redistributed to the executives, and as such, each dollar paid to executives
represents in real dollars a loss of income to the workers who produced it.
This isn't to say that executives are worthless and deserve no income, they
do perform services that, in theory, when done correctly, benefit the other
workers at the corporation, and thus of course they deserve some
Executive compensation has risen so dramatically over the past three
decades not because executives started producing more value, however, but because
control of capital has become more important and more powerful, and as the
heads of corporations executives are the ones who control the capital. Their
incomes are a product of capital control, not of their contribution to value
creation. In other words, their incomes are a product of position, not
As for investors and investment managers, all of their income effectively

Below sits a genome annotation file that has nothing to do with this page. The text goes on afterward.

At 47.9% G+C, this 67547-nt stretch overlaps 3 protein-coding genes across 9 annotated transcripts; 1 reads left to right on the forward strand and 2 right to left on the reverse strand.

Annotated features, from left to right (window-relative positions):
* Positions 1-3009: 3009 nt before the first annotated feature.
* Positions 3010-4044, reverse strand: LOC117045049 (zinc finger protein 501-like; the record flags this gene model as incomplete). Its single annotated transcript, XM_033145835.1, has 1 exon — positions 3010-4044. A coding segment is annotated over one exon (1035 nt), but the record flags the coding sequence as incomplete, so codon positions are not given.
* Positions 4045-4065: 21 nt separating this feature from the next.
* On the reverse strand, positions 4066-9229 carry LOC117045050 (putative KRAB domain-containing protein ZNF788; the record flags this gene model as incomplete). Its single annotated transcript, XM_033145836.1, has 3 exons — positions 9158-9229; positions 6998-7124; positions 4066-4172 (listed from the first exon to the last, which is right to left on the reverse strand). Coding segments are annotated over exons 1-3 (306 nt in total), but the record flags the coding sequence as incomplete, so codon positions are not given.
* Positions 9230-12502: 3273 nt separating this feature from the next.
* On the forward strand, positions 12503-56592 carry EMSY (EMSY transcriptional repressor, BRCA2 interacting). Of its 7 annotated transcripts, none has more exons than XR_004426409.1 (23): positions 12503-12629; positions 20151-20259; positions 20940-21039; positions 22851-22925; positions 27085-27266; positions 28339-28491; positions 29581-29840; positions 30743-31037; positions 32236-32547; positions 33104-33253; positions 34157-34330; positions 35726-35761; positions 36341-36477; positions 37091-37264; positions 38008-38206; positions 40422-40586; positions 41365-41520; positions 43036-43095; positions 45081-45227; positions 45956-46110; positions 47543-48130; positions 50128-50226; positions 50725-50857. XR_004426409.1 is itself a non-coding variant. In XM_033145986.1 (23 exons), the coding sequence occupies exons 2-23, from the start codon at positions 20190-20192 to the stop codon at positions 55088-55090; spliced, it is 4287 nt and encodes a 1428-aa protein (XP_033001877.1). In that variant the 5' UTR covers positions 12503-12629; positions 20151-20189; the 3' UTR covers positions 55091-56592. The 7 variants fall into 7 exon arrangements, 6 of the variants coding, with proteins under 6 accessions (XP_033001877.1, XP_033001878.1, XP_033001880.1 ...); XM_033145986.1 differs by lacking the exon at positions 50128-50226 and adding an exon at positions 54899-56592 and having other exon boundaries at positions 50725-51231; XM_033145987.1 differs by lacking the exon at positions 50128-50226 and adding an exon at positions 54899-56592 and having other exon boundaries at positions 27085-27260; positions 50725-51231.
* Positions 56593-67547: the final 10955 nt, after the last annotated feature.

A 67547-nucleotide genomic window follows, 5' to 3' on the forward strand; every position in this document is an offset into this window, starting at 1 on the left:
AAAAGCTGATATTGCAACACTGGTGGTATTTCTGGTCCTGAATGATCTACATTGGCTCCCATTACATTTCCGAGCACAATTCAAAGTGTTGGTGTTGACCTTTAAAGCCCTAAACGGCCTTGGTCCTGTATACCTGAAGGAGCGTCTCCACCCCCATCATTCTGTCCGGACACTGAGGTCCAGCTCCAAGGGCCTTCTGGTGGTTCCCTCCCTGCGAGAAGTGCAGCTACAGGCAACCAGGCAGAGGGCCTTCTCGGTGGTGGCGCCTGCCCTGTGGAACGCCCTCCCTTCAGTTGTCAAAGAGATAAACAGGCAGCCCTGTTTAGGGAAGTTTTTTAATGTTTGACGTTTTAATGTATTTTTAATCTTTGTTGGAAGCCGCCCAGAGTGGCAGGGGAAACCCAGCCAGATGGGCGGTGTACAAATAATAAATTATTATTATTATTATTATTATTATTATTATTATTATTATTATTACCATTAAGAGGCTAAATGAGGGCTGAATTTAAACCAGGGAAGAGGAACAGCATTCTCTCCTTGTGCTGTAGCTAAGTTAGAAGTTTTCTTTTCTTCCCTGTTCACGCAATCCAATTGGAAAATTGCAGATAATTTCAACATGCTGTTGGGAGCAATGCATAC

comes from capital gains. All capital gains are a product of work done by
other people. Without employees working there would be no capital gains.
Large investors are the ultimate beneficiaries of collective systems and
socially created value. Celebrities benefit from the technological ability
to turn their form of work into a type of capital that allows a relatively
small amount of work to be exponentially expanded into a means of receiving
value from millions of people, but at base their own work is the root of
Executives benefit from the value collectively created by workers at the
corporations that they sit atop.
But large investors benefit from value created by millions or billions of
workers around the word. All forms of investment income, i.e. rents,
interest, dividends, and gains from the sale of capital, are only made
possible by value created through work. If people don't work then value is
not created and rents don't go up, capital is useless, and there is no value
from which to pay dividends, etc.
In this sense investment income: rents, interest, dividends, etc., are
all forms of taxes on labor. The income of the investor is not generated by
the investor, the income of the investor is generated by other people, and
then transferred to the investor via the legal system. If other people don't
work then the investor won't have an income.
This is the difference between value created by an individual vs. value